Our results demonstrated that cleavage of tau at D421 increased its secretion. The fact that wild-type tau and tauΔ413–441 were secreted in a similar way by Hela cells strongly suggests that the major pool of secreted wild-type tau could be cleaved close to S412 in Hela cells. To further demonstrate this, Hela cells overexpressing wild-type tau were treated with a caspase-3 inhibitor since tau is preferentially cleaved at D421 by this caspase 
. When Hela cells were treated with a caspase-3 inhibitor, a small but significant decrease of wild-type tau secretion was observed. This could indicate that as mentioned above, the major pool of wild-type tau secreted by Hela cells was not cleaved at D421. From our results, it was not possible to conclude whether tauΔ413–441 and tauΔ422–441 underwent further cleavage during the process of secretion. The fact that they migrated in a similar way in the cell lysate and culture medium could signify that if they were cleaved it was only by a few amino acids. The secretion of tau cleaved mutants indicates that wild-type tau was most likely cleaved before its trafficking in the secretory pathway. Based on a recent study reporting that an increase of caspase activity is an early event in AD and our results showing the enhanced secretion of tau cleaved at the caspase-3 site, one can speculate that the secretion of tau would be enhanced at the initial stage of the disease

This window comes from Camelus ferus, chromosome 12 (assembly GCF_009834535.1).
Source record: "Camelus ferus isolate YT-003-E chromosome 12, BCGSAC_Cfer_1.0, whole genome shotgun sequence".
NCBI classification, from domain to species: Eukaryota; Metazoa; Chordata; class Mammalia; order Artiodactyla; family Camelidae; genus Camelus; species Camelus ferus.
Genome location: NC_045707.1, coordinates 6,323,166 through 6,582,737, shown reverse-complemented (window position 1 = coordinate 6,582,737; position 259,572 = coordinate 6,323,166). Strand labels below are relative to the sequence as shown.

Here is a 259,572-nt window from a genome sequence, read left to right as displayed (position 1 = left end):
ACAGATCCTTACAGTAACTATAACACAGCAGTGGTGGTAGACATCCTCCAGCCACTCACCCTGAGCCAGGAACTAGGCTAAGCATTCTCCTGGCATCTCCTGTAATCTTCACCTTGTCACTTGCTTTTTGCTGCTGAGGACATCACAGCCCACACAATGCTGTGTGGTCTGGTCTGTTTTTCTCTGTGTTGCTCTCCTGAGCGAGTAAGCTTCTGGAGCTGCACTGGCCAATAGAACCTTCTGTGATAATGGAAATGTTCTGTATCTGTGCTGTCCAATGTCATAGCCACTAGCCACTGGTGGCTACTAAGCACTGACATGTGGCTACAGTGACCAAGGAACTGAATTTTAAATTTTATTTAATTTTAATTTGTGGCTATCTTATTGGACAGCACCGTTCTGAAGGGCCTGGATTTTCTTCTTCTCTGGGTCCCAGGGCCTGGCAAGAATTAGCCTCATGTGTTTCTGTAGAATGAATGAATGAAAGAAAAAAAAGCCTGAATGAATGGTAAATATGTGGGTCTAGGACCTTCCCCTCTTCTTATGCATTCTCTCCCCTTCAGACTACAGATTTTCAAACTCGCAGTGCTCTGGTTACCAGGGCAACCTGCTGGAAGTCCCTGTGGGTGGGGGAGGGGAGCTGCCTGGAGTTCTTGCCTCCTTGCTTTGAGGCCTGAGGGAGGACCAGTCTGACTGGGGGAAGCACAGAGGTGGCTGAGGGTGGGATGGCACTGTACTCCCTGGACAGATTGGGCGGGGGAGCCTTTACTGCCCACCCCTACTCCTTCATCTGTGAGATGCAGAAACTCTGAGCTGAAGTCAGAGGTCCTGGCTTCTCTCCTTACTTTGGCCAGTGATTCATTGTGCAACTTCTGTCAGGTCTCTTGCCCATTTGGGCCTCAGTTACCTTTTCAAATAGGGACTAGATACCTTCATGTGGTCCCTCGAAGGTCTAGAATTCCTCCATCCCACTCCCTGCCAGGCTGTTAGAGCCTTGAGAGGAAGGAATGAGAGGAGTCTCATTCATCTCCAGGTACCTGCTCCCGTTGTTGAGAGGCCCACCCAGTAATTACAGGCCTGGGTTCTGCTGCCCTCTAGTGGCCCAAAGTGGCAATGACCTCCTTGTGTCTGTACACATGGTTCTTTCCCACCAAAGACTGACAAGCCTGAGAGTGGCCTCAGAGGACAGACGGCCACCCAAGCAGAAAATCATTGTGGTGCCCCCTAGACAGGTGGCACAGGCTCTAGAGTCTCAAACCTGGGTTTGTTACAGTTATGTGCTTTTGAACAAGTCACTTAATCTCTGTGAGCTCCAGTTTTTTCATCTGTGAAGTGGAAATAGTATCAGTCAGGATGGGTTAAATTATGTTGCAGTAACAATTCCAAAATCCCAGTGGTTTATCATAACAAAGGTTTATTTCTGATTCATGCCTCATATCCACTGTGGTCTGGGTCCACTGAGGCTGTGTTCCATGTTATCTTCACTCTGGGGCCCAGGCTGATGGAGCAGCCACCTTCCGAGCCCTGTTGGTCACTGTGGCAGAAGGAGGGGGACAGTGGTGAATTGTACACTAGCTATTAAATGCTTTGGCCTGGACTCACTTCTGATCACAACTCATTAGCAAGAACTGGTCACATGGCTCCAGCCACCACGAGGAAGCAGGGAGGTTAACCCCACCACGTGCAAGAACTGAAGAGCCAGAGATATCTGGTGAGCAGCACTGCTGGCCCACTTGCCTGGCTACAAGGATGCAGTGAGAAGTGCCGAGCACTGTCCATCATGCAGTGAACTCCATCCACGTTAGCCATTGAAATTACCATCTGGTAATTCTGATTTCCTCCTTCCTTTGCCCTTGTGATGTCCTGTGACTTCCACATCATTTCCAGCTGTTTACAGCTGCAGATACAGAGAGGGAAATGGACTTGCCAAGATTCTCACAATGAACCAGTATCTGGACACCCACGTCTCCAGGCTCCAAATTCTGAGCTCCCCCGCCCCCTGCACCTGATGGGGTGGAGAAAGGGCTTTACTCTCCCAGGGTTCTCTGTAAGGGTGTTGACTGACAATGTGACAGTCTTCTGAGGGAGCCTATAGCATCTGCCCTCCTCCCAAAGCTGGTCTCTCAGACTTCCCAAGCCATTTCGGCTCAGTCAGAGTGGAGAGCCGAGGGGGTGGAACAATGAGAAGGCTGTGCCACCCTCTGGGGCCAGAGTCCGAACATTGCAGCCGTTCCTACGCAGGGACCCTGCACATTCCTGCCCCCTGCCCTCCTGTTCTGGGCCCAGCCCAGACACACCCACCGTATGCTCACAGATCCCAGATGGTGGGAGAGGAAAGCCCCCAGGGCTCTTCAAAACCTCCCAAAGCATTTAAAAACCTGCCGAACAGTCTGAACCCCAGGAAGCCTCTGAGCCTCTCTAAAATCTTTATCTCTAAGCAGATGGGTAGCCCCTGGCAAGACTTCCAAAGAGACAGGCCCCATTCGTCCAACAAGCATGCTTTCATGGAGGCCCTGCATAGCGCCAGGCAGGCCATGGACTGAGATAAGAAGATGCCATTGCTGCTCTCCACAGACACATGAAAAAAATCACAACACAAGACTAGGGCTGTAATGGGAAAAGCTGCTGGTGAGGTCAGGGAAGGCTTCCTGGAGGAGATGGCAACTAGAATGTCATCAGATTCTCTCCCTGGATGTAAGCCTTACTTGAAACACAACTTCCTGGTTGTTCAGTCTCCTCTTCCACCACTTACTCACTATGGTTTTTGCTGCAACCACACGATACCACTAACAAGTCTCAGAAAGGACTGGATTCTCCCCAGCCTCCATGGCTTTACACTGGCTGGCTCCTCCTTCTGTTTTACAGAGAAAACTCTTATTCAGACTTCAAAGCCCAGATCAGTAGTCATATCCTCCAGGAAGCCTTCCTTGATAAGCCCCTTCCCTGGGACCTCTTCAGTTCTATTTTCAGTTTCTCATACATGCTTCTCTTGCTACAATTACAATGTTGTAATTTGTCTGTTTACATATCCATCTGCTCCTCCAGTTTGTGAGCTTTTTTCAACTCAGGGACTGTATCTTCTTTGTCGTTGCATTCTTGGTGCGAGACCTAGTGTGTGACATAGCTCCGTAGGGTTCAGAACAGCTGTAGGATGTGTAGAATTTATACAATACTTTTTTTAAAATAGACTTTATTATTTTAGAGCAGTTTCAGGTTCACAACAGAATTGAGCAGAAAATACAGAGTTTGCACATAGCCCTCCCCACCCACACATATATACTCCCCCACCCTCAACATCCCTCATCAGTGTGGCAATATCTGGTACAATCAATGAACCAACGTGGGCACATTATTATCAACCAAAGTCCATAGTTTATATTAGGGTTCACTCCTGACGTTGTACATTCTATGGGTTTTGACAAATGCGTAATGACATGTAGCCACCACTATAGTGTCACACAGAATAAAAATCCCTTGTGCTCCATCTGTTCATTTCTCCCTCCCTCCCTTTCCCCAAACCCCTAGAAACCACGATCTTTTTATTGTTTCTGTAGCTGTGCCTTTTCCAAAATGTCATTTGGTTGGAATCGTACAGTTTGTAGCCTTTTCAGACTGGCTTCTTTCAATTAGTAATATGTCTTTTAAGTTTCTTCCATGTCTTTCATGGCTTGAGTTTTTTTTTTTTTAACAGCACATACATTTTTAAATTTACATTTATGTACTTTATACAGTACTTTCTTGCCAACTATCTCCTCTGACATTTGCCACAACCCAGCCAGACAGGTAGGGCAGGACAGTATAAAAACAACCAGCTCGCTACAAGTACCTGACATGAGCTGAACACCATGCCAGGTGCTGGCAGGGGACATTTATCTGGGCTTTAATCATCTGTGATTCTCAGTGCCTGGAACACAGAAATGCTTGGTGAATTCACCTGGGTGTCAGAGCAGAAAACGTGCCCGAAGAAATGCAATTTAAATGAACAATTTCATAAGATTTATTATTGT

Mimicking of hyperphosphorylation significantly enhanced the secretion of tau by Hela cells. However, tau found in the culture medium was dephosphorylated compared to the pool of tau that remained intracellular. This is consistent with a recent study reporting that released tau in the culture medium upon cell lysis was dephosphorylated compared to intracellular tau 
. In this study, extracellular tau was not phosphorylated at the epitopes recognized by the phospho-tau antibodies, AT8 and PHF-1 whereas intracellular tau was. Tissue non-specific alkaline phosphatases (TNAP) present in the plasma membrane were shown to be responsible for the dephosphorylation of extracellular tau 
. Interestingly, TNAP were shown to be increased in AD brain 
. All together, the above data indicate that CSF-tau might be less phosphorylated than intracellular tau. Several studies have examined the phosphorylation of tau found in the CSF of patients affected by a tauopathy. T181 and T231 are the sites that have been extensively used as a diagnostic tool for AD 
. Although in most studies, the phosphorylation of T231 was shown to be increased in AD, some studies reported that its phosphorylation was reduced at later stages of the disease